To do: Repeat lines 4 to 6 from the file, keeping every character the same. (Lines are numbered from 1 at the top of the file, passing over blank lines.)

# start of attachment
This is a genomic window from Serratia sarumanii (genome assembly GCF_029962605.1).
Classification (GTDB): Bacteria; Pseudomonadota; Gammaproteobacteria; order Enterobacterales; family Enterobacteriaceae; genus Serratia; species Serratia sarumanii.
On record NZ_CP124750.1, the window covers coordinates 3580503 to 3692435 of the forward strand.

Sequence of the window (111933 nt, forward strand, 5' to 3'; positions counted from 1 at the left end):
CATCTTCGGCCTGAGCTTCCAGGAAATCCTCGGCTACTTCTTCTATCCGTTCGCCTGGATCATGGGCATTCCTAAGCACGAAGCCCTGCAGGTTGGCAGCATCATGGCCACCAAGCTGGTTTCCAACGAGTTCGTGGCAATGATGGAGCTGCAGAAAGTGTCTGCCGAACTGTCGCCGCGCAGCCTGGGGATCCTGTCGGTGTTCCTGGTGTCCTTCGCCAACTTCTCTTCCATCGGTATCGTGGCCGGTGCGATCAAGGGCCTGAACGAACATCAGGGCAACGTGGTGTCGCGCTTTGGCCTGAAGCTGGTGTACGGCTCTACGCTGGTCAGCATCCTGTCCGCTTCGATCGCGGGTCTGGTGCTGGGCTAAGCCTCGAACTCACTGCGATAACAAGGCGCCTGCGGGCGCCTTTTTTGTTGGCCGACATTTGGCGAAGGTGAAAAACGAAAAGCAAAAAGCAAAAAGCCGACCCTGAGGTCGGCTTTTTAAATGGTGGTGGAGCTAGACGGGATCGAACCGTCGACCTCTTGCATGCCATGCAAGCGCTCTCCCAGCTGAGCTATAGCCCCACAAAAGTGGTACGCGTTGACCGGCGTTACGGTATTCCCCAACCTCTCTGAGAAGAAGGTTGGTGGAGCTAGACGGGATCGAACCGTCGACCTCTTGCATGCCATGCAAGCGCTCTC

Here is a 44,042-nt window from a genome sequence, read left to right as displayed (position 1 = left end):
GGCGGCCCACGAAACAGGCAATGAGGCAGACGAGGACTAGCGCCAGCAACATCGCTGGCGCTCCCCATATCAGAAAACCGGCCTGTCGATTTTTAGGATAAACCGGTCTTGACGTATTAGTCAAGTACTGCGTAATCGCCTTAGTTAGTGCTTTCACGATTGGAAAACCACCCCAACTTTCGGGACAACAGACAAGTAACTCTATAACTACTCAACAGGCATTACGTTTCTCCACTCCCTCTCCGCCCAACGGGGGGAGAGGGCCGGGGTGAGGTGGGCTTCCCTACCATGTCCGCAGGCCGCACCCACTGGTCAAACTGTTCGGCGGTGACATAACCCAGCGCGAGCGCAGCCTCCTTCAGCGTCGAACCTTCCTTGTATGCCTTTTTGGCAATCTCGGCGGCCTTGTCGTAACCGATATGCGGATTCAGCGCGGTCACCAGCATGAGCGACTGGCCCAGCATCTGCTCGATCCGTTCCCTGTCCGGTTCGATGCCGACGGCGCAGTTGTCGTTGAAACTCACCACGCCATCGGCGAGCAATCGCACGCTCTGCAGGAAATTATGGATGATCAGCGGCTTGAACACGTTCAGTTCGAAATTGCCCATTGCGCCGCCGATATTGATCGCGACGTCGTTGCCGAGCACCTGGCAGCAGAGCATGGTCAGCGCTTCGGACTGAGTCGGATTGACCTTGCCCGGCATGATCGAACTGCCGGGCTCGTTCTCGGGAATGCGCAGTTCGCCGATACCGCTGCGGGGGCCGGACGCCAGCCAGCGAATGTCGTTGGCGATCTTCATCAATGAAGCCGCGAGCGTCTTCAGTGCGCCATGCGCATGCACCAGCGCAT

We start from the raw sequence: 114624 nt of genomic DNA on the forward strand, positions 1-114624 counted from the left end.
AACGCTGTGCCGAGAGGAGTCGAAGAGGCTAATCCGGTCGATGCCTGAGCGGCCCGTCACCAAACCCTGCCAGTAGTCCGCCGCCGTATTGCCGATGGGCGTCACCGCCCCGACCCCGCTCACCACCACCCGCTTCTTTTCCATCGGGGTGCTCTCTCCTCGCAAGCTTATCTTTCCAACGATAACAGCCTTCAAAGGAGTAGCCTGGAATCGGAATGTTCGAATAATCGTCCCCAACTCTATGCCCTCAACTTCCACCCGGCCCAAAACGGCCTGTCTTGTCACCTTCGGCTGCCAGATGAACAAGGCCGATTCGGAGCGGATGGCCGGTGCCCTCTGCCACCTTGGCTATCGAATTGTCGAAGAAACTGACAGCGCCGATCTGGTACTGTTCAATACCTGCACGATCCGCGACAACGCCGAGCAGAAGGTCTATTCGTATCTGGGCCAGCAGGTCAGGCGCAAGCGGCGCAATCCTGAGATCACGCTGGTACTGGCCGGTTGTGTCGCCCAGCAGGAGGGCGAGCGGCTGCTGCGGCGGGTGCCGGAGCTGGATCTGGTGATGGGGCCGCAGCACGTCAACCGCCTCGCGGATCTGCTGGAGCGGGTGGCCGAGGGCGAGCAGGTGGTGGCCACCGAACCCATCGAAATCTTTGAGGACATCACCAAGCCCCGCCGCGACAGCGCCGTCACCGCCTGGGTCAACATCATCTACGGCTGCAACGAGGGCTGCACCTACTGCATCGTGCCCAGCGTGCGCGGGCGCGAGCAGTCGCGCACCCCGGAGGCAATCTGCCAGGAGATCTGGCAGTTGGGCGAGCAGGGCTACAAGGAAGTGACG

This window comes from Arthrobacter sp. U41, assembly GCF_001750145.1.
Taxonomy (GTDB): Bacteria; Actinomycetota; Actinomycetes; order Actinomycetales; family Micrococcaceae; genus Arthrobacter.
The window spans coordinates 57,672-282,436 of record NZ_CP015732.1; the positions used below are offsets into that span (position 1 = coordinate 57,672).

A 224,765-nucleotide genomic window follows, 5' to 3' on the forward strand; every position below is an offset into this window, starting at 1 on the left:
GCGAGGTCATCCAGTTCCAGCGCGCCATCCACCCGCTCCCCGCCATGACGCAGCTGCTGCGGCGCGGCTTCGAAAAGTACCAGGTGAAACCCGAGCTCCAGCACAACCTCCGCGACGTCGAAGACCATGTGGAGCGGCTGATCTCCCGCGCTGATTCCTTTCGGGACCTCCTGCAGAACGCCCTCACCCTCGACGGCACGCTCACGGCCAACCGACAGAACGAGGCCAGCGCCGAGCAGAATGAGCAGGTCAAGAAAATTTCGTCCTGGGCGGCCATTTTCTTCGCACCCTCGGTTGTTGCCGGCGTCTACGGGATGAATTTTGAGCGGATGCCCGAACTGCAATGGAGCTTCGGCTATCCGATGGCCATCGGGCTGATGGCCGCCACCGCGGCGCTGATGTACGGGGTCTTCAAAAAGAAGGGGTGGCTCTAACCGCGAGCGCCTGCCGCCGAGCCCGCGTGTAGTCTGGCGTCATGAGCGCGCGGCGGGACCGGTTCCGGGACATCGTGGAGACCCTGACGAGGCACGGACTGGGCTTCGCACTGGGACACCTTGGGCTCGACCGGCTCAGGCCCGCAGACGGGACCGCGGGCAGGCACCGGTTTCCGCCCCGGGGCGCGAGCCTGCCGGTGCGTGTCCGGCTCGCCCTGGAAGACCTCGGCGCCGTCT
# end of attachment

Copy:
Sequence of the window (111933 nt, forward strand, 5' to 3'; positions counted from 1 at the left end):
CATCTTCGGCCTGAGCTTCCAGGAAATCCTCGGCTACTTCTTCTATCCGTTCGCCTGGATCATGGGCATTCCTAAGCACGAAGCCCTGCAGGTTGGCAGCATCATGGCCACCAAGCTGGTTTCCAACGAGTTCGTGGCAATGATGGAGCTGCAGAAAGTGTCTGCCGAACTGTCGCCGCGCAGCCTGGGGATCCTGTCGGTGTTCCTGGTGTCCTTCGCCAACTTCTCTTCCATCGGTATCGTGGCCGGTGCGATCAAGGGCCTGAACGAACATCAGGGCAACGTGGTGTCGCGCTTTGGCCTGAAGCTGGTGTACGGCTCTACGCTGGTCAGCATCCTGTCCGCTTCGATCGCGGGTCTGGTGCTGGGCTAAGCCTCGAACTCACTGCGATAACAAGGCGCCTGCGGGCGCCTTTTTTGTTGGCCGACATTTGGCGAAGGTGAAAAACGAAAAGCAAAAAGCAAAAAGCCGACCCTGAGGTCGGCTTTTTAAATGGTGGTGGAGCTAGACGGGATCGAACCGTCGACCTCTTGCATGCCATGCAAGCGCTCTCCCAGCTGAGCTATAGCCCCACAAAAGTGGTACGCGTTGACCGGCGTTACGGTATTCCCCAACCTCTCTGAGAAGAAGGTTGGTGGAGCTAGACGGGATCGAACCGTCGACCTCTTGCATGCCATGCAAGCGCTCTC

Here is a 44,042-nt window from a genome sequence, read left to right as displayed (position 1 = left end):